Good fats can be found in nuts like almonds, cashews, hazelnuts, and Brazil nuts and in seeds like pumpkin, sunflower, sesame, hemp, and chia seeds. Fresh greens and avocados also contain good fats. Olive oil and coconut oil are two of the healthiest oils on the planet. Some of the fats in coconut may be saturated, but they are made up of smaller fatty acid chains that the body burns as fuel rather than stores, resulting in bursts of healthy vitality without adding to your waistline. Nuts and whole grains are also rich in magnesium, a key mineral involved in the conversion of sugar into energy. Dark chocolate makes for a healthy treat in moderation as it has some good fats, some powerful antioxidants, and healthier amounts of caffeine than soft drinks and coffee to boost energy alongside theobromine, another mild stimulant.
Protein is important to our cellular structure, muscle, and metabolism. The body uses it to create enzymes and hormones that aid digestion, transport nutrients into cells, help remove waste, balance mood, control metabolic processes, and carry out a million other jobs. If you aren’t getting enough balanced protein, your energy levels will be sapped and you are more prone to illness.
You don’t need a ton of protein, but you should get a good amount of proteins from healthy sources that are free of too many saturated fats and cholesterol. Whole grains, beans, legumes, and nuts once again come to the rescue. Some, like hemp, chia, and quinoa, are considered complete proteins and contain all the essential amino acids that we cannot create ourselves.
Proper hydration is important to metabolic function and keeping blood the perfect consistency to flow easily through our veins and carry nutrients to our cells. Even slight dehydration can sap your strength and contribute to fatigue. Drink plenty of water throughout the day. Pay attention to your thirst and automatically respond to it, especially during the hotter months. Apart from water, drink fresh, unsweetened juices and eat plenty of fruits and vegetables.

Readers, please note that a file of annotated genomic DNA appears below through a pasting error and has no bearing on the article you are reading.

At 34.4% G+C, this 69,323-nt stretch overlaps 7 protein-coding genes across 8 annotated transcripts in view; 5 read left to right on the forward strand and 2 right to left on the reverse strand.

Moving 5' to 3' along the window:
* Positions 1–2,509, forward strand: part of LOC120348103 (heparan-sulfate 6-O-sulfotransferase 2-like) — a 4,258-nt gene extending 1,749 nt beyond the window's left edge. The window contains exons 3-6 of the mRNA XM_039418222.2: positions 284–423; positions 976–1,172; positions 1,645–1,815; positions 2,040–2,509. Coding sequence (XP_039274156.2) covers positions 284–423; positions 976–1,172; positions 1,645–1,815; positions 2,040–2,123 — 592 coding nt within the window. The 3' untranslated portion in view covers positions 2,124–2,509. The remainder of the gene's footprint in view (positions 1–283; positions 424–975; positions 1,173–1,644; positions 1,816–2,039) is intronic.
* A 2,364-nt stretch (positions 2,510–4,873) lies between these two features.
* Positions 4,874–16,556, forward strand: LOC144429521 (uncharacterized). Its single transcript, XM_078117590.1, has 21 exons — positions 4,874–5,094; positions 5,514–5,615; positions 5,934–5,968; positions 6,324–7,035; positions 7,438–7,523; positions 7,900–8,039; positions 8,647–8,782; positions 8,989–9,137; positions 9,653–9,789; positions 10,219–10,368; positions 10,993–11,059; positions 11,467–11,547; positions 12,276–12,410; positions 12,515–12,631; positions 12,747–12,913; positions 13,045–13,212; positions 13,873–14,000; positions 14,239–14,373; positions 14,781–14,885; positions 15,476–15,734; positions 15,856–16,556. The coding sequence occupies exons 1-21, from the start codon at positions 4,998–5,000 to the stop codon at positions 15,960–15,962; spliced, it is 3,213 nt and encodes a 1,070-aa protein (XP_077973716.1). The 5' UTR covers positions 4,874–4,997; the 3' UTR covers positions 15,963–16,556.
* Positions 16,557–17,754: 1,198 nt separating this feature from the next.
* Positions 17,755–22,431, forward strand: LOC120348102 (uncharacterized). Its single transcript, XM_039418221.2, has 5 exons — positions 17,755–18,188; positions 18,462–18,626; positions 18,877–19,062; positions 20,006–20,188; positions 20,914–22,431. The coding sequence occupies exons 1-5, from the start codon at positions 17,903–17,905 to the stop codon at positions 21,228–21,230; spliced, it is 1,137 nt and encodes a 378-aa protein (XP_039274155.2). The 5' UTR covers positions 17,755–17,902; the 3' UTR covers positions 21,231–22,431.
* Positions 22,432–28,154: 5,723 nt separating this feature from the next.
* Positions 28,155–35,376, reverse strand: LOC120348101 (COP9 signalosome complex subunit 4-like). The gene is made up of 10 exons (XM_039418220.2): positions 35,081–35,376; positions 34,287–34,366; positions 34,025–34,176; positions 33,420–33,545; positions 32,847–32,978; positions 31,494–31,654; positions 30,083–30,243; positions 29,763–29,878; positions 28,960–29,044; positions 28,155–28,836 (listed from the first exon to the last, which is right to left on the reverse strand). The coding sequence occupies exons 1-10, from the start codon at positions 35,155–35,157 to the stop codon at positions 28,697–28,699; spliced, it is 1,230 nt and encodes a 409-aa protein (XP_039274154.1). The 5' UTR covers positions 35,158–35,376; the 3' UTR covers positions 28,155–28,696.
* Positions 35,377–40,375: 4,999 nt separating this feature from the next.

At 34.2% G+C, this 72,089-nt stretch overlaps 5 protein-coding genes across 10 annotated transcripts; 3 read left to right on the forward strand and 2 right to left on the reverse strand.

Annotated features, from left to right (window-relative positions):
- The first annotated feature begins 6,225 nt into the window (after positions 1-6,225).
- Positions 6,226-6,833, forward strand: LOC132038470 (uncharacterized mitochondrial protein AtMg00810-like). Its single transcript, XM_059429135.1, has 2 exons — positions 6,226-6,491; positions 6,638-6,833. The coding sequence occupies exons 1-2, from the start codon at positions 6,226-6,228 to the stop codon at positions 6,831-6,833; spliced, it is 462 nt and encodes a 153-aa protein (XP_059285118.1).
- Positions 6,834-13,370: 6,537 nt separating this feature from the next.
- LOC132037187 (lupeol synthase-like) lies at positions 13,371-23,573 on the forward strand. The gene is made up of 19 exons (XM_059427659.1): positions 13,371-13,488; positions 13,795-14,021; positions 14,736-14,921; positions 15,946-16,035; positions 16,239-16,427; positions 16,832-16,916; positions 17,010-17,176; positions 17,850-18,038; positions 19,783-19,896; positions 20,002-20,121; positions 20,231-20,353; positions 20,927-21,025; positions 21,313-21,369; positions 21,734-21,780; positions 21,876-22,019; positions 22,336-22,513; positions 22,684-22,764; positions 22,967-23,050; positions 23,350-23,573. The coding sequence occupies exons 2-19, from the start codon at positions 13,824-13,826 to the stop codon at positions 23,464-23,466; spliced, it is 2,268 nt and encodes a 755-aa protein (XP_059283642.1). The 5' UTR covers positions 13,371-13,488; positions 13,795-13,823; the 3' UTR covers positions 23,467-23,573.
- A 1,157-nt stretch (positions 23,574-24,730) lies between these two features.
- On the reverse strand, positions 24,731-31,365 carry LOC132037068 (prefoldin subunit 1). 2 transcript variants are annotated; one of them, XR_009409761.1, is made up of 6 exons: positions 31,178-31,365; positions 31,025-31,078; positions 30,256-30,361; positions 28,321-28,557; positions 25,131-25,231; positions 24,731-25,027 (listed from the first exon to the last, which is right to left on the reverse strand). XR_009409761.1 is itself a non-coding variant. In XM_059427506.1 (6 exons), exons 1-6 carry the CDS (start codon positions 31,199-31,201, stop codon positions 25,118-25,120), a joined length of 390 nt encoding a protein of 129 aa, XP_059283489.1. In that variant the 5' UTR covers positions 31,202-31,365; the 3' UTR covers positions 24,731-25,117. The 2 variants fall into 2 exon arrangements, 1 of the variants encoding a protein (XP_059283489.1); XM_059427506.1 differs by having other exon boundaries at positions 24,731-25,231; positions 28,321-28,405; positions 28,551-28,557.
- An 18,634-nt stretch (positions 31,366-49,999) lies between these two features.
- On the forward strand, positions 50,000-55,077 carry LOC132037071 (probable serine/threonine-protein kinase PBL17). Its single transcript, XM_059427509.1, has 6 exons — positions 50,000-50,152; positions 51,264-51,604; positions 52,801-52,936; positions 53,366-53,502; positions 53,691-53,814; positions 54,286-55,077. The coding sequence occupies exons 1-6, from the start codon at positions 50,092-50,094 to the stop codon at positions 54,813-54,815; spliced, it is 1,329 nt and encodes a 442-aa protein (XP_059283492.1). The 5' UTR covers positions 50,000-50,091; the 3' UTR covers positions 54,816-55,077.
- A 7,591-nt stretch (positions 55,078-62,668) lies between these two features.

Fruits and vegetables are usually low calorie foods thanks to their water and fiber content. This is an easy way to feel full, eat something sweet, and not worry about the sugar spikes that come from processed sugars. The water in fruits and vegetables will aid hydration while the fiber releases energy slowly and the antioxidants prevent damage from free radicals, letting cells repair themselves. Water and fiber-rich fruits and vegetables include blueberries, cucumber, acai berries, apples, pears, goji berries, citrus, spinach, melons, cranberries, apricots, asparagus, and cherries.
Things to Avoid
Refined carbohydrates—like those found in sugar, corn syrup, white flour, regular pasta, and white rice—are not the same as what make up fruits, vegetables, whole grains, beans, and legumes. Refined carbs have been stripped of water, fiber, vitamins, and minerals. This means they are absorbed and processed too quickly by the body, resulting in a rush of energy as glucose floods the bloodstream, but this high doesn’t last long. The body quickly realizes it can’t have this much sugar floating freely in the blood stream as it can damage cells and create free radicals. Insulin is released and cells begin absorbing the extra glucose. This causes blood sugar to plummet well below where it began, leaving us more exhausted and also contributing to weight gain.